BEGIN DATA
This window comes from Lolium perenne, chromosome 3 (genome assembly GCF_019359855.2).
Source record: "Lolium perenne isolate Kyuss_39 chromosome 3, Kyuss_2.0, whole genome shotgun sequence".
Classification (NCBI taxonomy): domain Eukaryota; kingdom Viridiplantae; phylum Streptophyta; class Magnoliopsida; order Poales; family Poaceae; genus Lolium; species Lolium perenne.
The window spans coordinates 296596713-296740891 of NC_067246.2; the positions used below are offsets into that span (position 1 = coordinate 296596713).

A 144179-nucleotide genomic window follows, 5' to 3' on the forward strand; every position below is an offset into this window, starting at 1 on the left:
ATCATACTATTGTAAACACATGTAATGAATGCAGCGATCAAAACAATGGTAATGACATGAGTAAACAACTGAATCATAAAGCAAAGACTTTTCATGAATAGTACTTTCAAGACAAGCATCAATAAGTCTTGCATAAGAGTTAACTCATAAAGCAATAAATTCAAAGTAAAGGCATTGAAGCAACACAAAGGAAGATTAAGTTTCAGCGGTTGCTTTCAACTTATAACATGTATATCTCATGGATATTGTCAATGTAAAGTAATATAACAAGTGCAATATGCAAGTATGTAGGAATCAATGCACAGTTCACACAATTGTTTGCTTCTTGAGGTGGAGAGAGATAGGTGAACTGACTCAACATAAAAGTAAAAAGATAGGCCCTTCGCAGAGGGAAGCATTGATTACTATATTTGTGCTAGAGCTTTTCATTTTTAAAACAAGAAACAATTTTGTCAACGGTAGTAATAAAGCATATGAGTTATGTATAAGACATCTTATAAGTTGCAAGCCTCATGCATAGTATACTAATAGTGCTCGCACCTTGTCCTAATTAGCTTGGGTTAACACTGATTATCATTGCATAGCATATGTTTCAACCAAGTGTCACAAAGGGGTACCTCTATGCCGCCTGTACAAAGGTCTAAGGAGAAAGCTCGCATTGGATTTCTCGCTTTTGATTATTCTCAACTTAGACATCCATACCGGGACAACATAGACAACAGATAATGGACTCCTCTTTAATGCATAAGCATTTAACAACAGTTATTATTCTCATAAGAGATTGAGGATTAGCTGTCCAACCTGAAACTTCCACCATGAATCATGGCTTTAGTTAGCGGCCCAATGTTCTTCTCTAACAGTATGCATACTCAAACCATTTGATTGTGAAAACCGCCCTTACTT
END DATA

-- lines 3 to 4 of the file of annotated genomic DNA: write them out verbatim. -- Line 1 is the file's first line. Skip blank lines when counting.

Classification (NCBI taxonomy): domain Eukaryota; kingdom Viridiplantae; phylum Streptophyta; class Magnoliopsida; order Poales; family Poaceae; genus Lolium; species Lolium perenne.
The window spans coordinates 296596713-296740891 of NC_067246.2; the positions used below are offsets into that span (position 1 = coordinate 296596713).